David Amerland
Google Translate Uses AI to Translate Languages it Didn't Know

Google’s AI Behaves Like A Star Trek Translator

In the 1967 episode Arena, Captain Kirk is whisked off to a distant planet to battle a creature never encountered before by humans - a Gorn. Even during the somewhat uneven battle between Kirk and the …ahem, evil-looking reptilian creature, there is an instant translator that allows the two species that have never met before to talk to each other.

Now pause there for just one moment. This is not computer-aided translation in the traditional sense. A computerized device is used, for sure, but for those who exercise critical thinking, it is required to translate between one language and another it has never encountered before. So a Gom and a human can talk to each other. 

Well, Google Translate did just that, teaching itself to translate between two languages it had not been taught and therefore didn’t know before. In my book on semantic search, Google Semantic Search I described how semantic search basically acts like a Star Trek computer using real-world ascribed attributes to generate entities it understands. 

Attributes are important because not just for recognizing familiar actions but also because one system can be taught to recognizes action categories it has have never seen before by transferring knowledge from known classes to unknown classes via attributes as a bridge (this makes it possible, for example, to use machine learning to teach a computer to recognize an action film by transferring already known attributes of action films). The action is called Zero-Shot Translation and it is the same principle the Google Translate team used in their approach. 

To achieve it Google switched the Google Translate system to a neural network called Google Neural Machine Translation (GNMT), back in September and then added an additional token in the mix. A token is an instance of a sequence of characters in some particular document that are grouped together as a useful semantic unit for processing. Tokenization is important because beyond it featuring in semantic search, it also comes with language specific issues which in themselves use classifiers to resolve the question of how to identify a specific language. 

Zero-shot Translation at Google Translate  

All this is wildly exciting for three reasons:

First, this is the first time that zero-shot translation has happened at machine learning level.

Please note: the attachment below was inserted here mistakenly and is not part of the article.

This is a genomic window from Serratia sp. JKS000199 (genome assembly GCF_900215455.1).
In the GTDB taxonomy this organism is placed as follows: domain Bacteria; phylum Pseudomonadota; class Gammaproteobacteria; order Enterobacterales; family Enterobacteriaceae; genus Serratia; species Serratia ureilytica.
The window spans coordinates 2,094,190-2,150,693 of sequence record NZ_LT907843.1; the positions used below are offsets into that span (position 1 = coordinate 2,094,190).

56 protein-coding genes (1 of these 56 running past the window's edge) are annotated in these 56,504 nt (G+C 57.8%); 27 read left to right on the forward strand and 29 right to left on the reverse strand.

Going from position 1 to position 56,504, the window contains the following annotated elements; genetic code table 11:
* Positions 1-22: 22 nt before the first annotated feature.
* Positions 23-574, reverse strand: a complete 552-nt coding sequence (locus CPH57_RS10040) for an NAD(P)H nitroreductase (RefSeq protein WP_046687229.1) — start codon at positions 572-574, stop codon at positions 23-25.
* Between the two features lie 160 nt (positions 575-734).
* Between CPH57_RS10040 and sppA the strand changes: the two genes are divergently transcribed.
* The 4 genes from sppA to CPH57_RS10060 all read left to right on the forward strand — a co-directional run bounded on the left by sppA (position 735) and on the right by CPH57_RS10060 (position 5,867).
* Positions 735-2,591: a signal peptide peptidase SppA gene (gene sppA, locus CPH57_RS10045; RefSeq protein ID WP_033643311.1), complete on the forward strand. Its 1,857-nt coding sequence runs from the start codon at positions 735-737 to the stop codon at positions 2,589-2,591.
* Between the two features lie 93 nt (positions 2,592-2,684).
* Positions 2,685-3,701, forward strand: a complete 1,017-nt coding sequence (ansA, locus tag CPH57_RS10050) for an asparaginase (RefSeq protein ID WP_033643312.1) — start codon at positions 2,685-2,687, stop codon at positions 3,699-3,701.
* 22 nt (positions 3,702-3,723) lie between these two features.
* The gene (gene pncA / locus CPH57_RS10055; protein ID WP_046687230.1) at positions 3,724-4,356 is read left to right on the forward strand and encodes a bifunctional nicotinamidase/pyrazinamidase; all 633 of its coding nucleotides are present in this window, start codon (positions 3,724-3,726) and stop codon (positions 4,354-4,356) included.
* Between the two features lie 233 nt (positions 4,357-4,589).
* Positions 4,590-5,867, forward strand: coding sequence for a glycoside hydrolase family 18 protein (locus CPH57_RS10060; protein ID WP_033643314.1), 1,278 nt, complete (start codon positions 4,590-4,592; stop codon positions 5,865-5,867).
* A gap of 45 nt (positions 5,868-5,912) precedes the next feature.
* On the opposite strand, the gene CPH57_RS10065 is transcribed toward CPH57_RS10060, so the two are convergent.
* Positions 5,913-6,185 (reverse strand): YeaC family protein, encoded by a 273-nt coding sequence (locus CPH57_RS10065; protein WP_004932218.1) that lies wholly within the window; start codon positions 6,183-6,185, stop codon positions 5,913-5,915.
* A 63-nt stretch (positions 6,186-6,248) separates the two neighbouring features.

Second, by mapping one language meaning to another GNMT must be mapping semantic representations (read language patterns and attributes) instead of direct phrase-to-phrase translations.

Third, if GNMT is doing all that then it must also be using what linguists call interlingua, i.e. structures whereby sentences with common meanings are represented within the system in ways that are similar even if the languages are different. (Indeed a perusal by the Google researchers reveal 3D grouping of language clusters that are classified by meaning rather than word mapping).  

For the immediate future this bodes really well for Google Translate that will now be able to provide more translation options faster and improve quality as it goes along. But it also opens up a lot of possibilities for search as the indices built through the current load of queries will be able to be enriched further by a tokenized cross-referencing of terms just like in GNMT. 

What this will mean is better quality, more accurate search results for ever more obscure search queries and an ever more responsive, data-enriched search irrespective of language.

We may also get one of those handy, hand-held instant translation gizmos like the one used by Gom, too (once we learn not to throw large rocks at each other, of course).      

 

Sources

Zero-Shot Translation with Google’s Multilingual Neural Machine Translation System

Tokenization in Information Retrieval

Recognizing Human Actions by Attributes (pdf)

Machine Translation, Linguistics and Interlingua (pdf)

Semantic Search of Schema Repositories (pdf)

Exploring Semantic Inter-Class Relationships (SIR) for Zero-Shot Action Recognition (pdf)

© 2017 David Amerland. All rights reserved